Share Your Bread

In the midst of a recent arctic freeze in Minnesota, I sent out a tweet: “Best part of a #polarvortex is ability to be in a warm house and to cozy up and enjoy time with the family. Pray for those who are not warm.” Someone, known on Twitter as @RiskyLiberal, read my tweet and found it lacking: “Don’t pray for them—HELP them! Take some blankets, winter coats, MONEY to your local shelter TODAY.”

My initial response was to take to Twitter to defend prayer as a genuine means of help, but as I reflected on the tweet, I had to admit, she (or he) had a point. Prayer is not insignificant for a Christian—indeed it is one of the most powerful spiritual forces for good in the world—but it must be grounded in concrete action, not warm and fuzzy sentiment. I was chastened and responded, “It’s a good point! Help must be tangible.”


As God’s voice, Scripture seems designed to speak to each of us individually in whatever spiritual place we find ourselves. When I went to read the Scripture for this column, it was no surprise to find that the readings for the week spoke directly to my situation. Yet the voice of God was also found in a simple Twitter exchange. Echoes of @RiskyLiberal resonated for me in the readings from the prophet Isaiah.

Isaiah calls on the faithful to “share your bread with the hungry,” to “shelter the oppressed and the homeless” and to “clothe the naked when you see them.” Only when the people respond to actual human need, says Isaiah, will “light” emerge. Isaiah links God’s response to the “call” and “cry,” the prayers of the faithful, to their tangible actions for those in need.

At the beginning of the Sermon on the Mount, Jesus draws on this same prophetic tradition when he says, “You are the salt of the earth” and “You are the light of the world.” Who is being addressed? Who is “you”? In both cases, the Greek text uses the plural form for you. It is the apostles of Jesus and the other disciples, the members of the nascent church, who are invited to hear these words and to identify with them, and so too are these words addressed to the church today.

We are called to make these words our own, to heed Jesus’ call to be what we are intended to be: salt and light for the world. This is Jesus’ appeal to the church to live up to its vocation, to bring flavor to the dullness of life, to chase away the darkness with light.

But Jesus warns the church that if it is not fulfilling its mission, if salt is not salty, if light is hidden away and extinguished, then the people of God have lost their purpose, their reason for being. If the church is to live up to its vocation as the “salt of the earth” and as the “light of the world,” Jesus says that the church must let its “light shine before others, so that they may see your good works and give glory to your Father in heaven.” It is these good works that make evident the spiritual light of prayer and draw attention not to ourselves but to the transforming power of God.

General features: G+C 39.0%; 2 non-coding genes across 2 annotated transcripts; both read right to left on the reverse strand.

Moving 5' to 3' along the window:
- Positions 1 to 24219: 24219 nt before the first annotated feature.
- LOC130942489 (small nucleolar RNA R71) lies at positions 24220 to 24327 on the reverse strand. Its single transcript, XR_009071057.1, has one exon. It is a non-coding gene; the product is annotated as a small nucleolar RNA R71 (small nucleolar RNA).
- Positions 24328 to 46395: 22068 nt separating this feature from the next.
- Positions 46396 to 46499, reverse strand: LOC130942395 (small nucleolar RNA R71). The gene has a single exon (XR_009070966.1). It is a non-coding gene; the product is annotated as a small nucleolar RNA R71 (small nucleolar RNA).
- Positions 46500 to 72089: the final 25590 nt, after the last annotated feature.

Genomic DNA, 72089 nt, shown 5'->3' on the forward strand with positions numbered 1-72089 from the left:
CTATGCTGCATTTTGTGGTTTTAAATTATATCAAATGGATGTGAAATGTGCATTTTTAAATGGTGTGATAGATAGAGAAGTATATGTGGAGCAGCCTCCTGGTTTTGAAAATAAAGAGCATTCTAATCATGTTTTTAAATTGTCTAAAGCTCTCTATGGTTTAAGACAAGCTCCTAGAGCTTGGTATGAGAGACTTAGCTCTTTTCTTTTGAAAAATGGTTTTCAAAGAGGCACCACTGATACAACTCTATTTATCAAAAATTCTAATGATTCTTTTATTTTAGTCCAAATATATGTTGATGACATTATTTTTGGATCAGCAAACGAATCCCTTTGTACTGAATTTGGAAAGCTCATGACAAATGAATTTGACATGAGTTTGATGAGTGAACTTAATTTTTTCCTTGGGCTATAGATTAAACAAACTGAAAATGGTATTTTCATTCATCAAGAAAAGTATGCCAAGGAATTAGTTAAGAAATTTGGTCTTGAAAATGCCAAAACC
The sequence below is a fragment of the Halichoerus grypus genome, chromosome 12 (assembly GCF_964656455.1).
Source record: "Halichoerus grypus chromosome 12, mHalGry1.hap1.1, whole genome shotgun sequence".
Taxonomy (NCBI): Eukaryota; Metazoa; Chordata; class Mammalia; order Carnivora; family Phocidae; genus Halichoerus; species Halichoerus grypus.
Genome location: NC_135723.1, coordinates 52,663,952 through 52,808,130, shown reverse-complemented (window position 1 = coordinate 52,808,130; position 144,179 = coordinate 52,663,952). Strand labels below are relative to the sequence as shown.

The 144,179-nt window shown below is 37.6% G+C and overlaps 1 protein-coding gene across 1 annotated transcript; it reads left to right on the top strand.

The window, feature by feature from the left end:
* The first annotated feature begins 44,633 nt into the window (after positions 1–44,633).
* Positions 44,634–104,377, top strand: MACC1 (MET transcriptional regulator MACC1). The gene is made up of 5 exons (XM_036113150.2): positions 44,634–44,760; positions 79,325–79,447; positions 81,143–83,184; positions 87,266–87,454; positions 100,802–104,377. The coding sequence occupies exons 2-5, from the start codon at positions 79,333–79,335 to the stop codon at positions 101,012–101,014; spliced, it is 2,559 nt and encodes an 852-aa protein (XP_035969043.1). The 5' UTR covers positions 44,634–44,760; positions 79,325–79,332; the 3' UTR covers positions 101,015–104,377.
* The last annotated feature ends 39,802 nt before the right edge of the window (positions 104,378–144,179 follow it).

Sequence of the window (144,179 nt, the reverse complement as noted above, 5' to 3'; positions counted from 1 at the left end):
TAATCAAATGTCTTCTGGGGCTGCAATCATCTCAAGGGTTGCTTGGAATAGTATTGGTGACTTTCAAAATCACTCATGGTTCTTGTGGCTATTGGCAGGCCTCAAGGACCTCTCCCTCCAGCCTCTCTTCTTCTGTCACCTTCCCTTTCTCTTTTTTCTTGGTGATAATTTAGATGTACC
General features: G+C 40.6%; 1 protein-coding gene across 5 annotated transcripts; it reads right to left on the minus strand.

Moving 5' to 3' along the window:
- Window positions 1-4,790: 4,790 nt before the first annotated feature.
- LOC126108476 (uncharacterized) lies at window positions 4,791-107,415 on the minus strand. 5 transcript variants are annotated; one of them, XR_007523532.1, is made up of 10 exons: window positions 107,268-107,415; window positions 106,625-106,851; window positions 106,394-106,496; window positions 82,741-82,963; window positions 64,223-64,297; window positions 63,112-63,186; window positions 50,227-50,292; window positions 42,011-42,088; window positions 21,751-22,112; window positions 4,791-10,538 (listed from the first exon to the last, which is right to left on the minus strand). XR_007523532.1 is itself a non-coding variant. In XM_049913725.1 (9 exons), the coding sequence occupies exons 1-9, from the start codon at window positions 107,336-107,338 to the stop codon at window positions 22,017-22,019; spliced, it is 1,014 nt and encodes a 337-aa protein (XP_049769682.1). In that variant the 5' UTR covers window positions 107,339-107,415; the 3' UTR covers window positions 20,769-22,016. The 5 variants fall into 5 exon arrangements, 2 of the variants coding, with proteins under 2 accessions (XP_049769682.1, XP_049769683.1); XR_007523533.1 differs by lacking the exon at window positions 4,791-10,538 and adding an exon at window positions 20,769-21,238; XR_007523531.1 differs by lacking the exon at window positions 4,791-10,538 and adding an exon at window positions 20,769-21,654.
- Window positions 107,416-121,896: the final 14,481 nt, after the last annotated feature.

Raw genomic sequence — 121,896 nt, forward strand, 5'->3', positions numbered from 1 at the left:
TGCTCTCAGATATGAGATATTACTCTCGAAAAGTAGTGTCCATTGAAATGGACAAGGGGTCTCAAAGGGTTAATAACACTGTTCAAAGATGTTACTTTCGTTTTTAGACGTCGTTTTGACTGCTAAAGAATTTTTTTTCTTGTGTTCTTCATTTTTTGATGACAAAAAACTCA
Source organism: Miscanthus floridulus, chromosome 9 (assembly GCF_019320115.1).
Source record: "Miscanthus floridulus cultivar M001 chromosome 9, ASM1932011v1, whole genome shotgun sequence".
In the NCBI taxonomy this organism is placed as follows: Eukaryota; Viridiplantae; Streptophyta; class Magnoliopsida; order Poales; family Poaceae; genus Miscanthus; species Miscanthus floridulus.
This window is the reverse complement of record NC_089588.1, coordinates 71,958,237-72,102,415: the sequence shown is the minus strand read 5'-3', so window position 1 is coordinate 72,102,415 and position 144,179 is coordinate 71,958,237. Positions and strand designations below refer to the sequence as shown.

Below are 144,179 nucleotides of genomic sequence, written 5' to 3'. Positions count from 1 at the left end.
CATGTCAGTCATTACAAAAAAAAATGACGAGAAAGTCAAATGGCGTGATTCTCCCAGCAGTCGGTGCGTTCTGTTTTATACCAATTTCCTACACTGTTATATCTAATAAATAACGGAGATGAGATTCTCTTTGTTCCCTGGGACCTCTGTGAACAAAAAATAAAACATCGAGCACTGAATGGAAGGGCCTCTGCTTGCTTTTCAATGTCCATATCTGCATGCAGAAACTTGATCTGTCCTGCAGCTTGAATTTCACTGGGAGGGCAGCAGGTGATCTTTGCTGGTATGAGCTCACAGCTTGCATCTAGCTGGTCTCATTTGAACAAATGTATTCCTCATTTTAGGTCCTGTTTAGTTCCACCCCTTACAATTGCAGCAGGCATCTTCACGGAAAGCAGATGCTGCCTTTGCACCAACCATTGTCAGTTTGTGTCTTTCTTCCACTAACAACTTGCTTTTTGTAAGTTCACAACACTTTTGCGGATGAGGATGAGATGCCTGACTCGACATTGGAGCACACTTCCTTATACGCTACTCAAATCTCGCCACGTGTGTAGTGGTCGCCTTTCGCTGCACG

Jesus outlines these good works throughout the Gospel of Matthew, especially drawing our attention to the corporal works of mercy in Chapter 25. Here, as in Isaiah, Jesus calls us to share bread with the hungry, clothe the naked and meet the needs of the afflicted, including those who are sick or imprisoned.

Certainly, those who are afflicted include those who are suffering from the frigid cold in my neighborhood. Only by responding to these human needs through the good works Jesus calls us to perform will the Christian light “shine before others.” Praying for those in need must lead to action on behalf of those in need, for these actions are concrete signs of God’s light shining in the world. These actions are proof that prayer is not empty words or cheap empathy, but the active presence of God in individual lives and the church compelling us to transform the darkness with light and the cold with warmth.

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John Swanson
5 years ago
“cheap empathy” Others might say, “cheap grace." Originally, I thought the term was coined by Bonhoeffer in “The Cost of Discipleship,” but I learned it actually came from The Rev. Adam Clayton Powell, Sr. For both cheap grace is grace without discipleship, which is exactly what you are talking about. Interestingly, this notion is also highlighted in another article in this edition of “America,” “What Catholic catechists can learn from Stephen Colbert.” The author writes, “this fake-news host intends for his audience to take action in the real word on the information he presents.” The same can be said of Jesus.


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